7. Facebook has started rolling out an update to its photo tagging system that will now scan newly uploaded photos and alert all the users it recognizes in that image by default. "These new features help you find photos that you’re not tagged in and help you detect when others might be attempting to use your image as their profile picture," said Joaquin Quiñonero Candela, Director, Applied Machine Learning at Facebook. Feature may actually prove helpful The Facebook photo tagging system works by scanning each image users upload on the site, looking for human faces. The system detects faces and computes a string of numbers (called template) for each face. It then compares this template to the face templates of other Facebook users and uses the results as friend suggestions for the photo tagger system. If a user wishes to tag a friend in the photo, that friend will receive a notification. The new system that Facebook has started rolling out will send notifications to all users found in newly uploaded photos, not just those that have been actively tagged. Facebook hopes this new tool will help curb abuse, bots, and account impersonators. A variation of this facial recognition system will also be deployed for users with visual impairments as well. Facebook will use the same facial recognition scanner to detect people not tagged in an image and inform the user who's in the photo. Rollout information The system will roll out to all countries except Canada and the EU, where the company has not deployed its photo-tagging mechanism —a basic facial recognition algorithm— due to local user privacy laws. The state of this new facial recognition system will be synced to the photo tag suggestions feature. Facebook says that if a user has photo tagging notifications disabled, he won't receive notifications when others upload photos of the user. The user must visit the Facebook settings page and change the status of the new Face Recognition option to his liking. https://www.bleepingcomputer.com/news/technology/facebook-will-alert-you-when-someone-else-uploads-a-photo-of-you/
  8. Friendly for Facebook v1.9.61 [Unlocked] Requirements: 4.4+ Overview: Best Facebook Alternative App! Lite and Fast! Friendly is the most complete Facebook Lite and FB Messenger alternative. Built as an extension of the light Facebook mobile website, it preserves your battery, storage and data, while giving you back control over your news feed. Facebook Messenger No need to download another FB messanger app. You can chat and message your Facebook friends right within Friendly. Facebook Video Download Download videos from Facebook with Friendly. Easily save videos from Facebook so you can watch it later. Customize Your FB News Feed The brand spanking new Keyword Filtering feature for Android devices works in two ways: If you’re tired of seeing political posts, simply set your Keyword Filter to hide posts and articles containing the keywords “election,” “Republican,” or “Democrat”... and voilà: Any posts containing those words will not appear in your news feed. Conversely, if you want to see more posts featuring cats (or posts from a close friend), you can set a Keyword Filter to highlight topics and users. Why settle for Facebook’s less-than-ideal algorithm when you can take full news feed control with Friendly? Why You’ll Love Friendly • Download videos from Facebook • Take control of your news feed with Keyword Filters. • Sort your news feed by most recent posts. • Block FB Ads • No need for another Facebook messenger app • Secure your account with Fingerprint & Passcode Lock • Quickly switch between multiple FB accounts • Beautiful material themes • Fast Facebook lite app! Don’t settle for anything else. If Friendly is not working for you, please send us an email to let us know what we can do to fix it. We encourage you to also check three great alternatives: Folio for Facebook, Swipe for Facebook and Metal for Facebook. They inspire us to get better every day. Lastly it’s Facebook not Facebok! WHAT'S NEW Add Settings for enabling HD Videos This app has no advertisements https://play.google.com/store/apps/details?id=io.friendly Download Instructions: PREMIUM features Unlocked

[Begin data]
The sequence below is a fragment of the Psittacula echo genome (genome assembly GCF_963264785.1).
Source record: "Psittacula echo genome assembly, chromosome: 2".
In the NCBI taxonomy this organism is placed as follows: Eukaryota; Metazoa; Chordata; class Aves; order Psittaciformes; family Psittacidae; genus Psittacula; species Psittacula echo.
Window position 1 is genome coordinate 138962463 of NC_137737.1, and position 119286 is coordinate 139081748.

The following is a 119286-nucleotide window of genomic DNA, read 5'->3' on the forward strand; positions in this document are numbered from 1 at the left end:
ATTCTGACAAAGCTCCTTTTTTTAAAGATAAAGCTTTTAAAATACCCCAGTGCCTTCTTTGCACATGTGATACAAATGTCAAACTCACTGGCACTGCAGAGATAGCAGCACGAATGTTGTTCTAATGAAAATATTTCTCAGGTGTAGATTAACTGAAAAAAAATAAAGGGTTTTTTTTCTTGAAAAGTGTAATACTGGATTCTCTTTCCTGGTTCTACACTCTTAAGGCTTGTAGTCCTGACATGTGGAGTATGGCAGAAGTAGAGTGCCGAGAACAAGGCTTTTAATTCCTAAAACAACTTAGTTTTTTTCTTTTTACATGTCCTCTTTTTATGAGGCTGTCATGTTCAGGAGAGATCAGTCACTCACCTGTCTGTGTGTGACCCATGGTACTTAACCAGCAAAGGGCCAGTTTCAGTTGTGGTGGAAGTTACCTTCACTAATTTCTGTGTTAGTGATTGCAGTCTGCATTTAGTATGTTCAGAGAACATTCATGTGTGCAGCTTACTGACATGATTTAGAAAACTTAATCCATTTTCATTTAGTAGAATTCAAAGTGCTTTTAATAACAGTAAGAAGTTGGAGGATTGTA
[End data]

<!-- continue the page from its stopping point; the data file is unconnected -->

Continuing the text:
9. A fast and data-efficient messaging app to reach the people in your life. Messenger Lite: Installs quickly. It's less than 10MB to install, saving storage space on your phone. Saves data. It loads fast, runs efficiently and uses less mobile data. Works everywhere. Reach people when you're in an area with a slow or unstable internet connection. Runs on most phones. You can use it on Android phones version 2.3 (Gingerbread) or higher. With Messenger Lite, you can: Contact anyone on Messenger, Facebook or Facebook Lite. See when people are active and available to chat. Message people one-on-one or in groups to catch up or make plans. Send photos, videos and links, or express yourself with stickers and emojis. Make voice calls for free over Wi-Fi (otherwise standard data charges apply). Talk as long as you want, even with people in other countries! install free Requirements: 2.3 or + Size: 9Mb whats new. We regularly update Messenger Lite to make it better for you. Get the latest version for all the available features. Thanks for using the app! Share: https://www.mirrorcreator.com Code: /files/RQR6SVUQ/Messenger_Lite-